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Master or Zoroaster? | Historical Jesus Series 4

Derek Caldwell

This is part 1 of the Historical Jesus series. You can read part 3 here.

Zoroastrianism is considered by some skeptics to be the coup de gras to the originality of the Christian faith. Rather than challenging the well-attested life and resurrection of Christ outright, Zoroastrianism challenges the originality of biblical teachings in the Old and New Testaments.

The first problem with these claims goes back to the primary sources of Zoroastrianism. Yamauchi explains in his book Persia and the Bible:

The Zoroastrian texts are rather disparate and, with one exception, relatively late. They are limited and difficult sources to utilize for a reconstruction of Persian religion. Richard Frye compares an Iranologist’s task to a situation where a student of Judaism has only the Psalms, fragments of the Talmud, and later writings as sources for reconstructing the history of ancient Jewish religion.”[1]

Many of the alleged borrowings from Zoroastrianism took place prior to the New Testament era.[2] In a direct challenge to the faith, proponents of the Zoroastrian influence on Christianity state that Zoroastrianism holds the biblical origins of monotheism, sin, salvation, a redeemer, and bodily resurrection. Let us take these challenges in turn.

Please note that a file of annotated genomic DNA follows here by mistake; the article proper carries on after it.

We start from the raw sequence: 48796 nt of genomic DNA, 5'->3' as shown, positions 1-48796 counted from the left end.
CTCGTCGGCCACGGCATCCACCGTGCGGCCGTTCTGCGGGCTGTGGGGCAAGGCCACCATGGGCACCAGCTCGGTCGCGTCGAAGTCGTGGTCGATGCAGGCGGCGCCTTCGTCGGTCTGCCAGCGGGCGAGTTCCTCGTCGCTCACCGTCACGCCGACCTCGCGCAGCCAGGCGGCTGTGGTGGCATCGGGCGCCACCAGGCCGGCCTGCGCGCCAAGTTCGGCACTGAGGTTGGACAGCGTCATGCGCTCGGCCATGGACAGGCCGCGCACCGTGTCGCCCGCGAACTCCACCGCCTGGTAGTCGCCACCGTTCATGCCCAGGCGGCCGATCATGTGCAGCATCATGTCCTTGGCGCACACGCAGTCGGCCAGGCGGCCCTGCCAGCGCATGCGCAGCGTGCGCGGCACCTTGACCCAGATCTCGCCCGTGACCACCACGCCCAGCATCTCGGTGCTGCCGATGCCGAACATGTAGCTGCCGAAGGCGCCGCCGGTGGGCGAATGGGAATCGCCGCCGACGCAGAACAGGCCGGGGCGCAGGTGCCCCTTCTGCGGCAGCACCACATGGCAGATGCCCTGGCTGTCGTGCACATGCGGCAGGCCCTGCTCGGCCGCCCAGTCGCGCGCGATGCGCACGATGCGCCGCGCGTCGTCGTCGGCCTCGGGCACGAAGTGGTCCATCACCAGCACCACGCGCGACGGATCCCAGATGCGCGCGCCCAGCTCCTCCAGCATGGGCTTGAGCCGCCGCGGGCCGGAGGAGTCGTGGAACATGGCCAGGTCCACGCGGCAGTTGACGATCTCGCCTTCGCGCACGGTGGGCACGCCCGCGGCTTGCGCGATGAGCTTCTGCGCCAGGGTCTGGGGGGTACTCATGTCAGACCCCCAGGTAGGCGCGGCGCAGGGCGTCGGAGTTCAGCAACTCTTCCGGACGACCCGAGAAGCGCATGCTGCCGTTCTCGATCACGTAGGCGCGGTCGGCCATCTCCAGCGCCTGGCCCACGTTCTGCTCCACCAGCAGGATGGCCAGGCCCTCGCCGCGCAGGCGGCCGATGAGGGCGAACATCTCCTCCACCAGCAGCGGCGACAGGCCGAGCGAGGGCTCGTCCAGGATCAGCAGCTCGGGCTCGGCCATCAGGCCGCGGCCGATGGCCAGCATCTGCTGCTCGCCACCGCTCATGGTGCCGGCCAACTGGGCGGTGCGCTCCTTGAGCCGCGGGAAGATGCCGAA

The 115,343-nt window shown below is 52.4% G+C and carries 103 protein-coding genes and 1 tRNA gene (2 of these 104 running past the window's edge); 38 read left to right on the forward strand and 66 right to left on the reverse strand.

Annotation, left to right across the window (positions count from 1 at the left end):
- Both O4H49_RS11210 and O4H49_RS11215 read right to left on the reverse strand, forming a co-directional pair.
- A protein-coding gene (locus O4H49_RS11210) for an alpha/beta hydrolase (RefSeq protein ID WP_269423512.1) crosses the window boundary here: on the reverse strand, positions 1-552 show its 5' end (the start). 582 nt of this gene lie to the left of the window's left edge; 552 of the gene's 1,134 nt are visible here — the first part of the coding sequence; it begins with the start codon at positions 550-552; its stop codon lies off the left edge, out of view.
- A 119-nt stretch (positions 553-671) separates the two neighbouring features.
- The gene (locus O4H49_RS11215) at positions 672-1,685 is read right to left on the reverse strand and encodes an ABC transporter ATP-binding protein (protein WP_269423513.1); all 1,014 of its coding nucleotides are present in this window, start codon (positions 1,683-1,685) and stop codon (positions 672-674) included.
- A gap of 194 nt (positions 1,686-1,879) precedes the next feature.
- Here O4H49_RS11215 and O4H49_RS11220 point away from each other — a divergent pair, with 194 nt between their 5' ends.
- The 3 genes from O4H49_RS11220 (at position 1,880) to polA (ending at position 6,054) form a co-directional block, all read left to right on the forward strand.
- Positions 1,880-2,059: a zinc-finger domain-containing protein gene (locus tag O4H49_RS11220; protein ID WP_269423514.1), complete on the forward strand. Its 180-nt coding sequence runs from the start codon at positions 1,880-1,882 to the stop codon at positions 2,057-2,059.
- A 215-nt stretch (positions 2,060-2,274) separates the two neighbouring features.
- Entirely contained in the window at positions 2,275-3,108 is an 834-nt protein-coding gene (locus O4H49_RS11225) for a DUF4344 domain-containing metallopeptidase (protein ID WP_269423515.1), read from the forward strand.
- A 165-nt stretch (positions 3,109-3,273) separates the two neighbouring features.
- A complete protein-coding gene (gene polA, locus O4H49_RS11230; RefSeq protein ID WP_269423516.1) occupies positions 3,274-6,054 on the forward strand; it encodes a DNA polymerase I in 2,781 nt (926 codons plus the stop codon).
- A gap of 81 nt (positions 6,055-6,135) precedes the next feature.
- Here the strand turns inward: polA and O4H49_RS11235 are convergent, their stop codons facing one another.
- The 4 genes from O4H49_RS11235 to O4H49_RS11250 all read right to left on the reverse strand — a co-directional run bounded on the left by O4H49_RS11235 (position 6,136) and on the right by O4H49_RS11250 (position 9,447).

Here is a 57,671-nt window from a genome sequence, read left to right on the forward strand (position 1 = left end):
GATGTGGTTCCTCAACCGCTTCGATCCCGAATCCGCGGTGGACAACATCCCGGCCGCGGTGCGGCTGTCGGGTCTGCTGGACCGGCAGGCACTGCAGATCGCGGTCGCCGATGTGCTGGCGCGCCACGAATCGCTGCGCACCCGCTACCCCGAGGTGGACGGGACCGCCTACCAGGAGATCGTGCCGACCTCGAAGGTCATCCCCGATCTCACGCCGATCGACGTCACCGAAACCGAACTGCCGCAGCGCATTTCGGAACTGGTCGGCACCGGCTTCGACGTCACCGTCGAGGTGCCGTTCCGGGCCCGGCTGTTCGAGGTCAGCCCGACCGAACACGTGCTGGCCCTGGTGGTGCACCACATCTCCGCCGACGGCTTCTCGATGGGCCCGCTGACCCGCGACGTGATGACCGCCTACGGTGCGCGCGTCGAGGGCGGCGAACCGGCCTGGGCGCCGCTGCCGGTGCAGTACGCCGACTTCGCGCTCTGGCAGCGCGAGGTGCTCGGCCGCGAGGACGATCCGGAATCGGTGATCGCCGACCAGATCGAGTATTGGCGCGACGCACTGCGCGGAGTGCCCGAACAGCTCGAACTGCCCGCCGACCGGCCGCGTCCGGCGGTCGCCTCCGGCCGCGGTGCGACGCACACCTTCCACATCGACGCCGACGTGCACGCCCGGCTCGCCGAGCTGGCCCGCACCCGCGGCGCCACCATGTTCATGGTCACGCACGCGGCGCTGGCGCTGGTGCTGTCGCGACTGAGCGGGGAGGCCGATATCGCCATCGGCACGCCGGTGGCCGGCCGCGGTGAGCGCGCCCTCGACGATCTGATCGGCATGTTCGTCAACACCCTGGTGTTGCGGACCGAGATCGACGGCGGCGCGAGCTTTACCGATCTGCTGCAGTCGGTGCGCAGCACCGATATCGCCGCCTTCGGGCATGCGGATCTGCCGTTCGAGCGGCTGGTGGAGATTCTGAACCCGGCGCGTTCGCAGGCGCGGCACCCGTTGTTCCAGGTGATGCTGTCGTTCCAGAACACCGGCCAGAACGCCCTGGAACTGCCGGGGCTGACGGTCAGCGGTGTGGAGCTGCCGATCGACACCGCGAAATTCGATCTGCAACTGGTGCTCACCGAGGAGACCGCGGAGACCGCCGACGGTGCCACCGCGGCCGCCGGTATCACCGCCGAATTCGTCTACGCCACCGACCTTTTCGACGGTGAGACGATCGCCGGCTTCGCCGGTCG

Monotheism was most likely not taught by Zoroastrianism. Instead, it taught either henotheism (where one god is exalted over lesser gods) or dualism. Mary Boyce, who was one of the world’s foremost experts on Zoroastrianism, explains that Zoroastrian monotheism is difficult to affirm because “the character of every known Old Iranian religion appears polytheistic; and no declaration of the existence of one God, and one God alone, can be found in any source, not even in the utterances of Zoroaster.”[3] Many experts believe that Zoroaster taught a form of dualism, which Willard Oxtoby defines as “a conception of the universe which postulates two ultimate principles, seen as opposed to each other and more or less evenly matched.”[4] Essentially, it is a battle between two uncreated primordial spirits, one good (God), and one evil. The Bible, however, never affirms dualism. There is good and evil, but God is unquestionably sovereign over all. God is the only uncreated being, or “maximally great being” in existence. Moreover, in Zoroastrianism, God is not omnipotent. Rather, as Yamauchi explains, “Only with the help of men who choose his side will God triumph over the Evil One in the end.”[5] Yet the Bible is clear that God does not need us (rather, we need Him!) and that He will triumph in the end, not because of us but for us.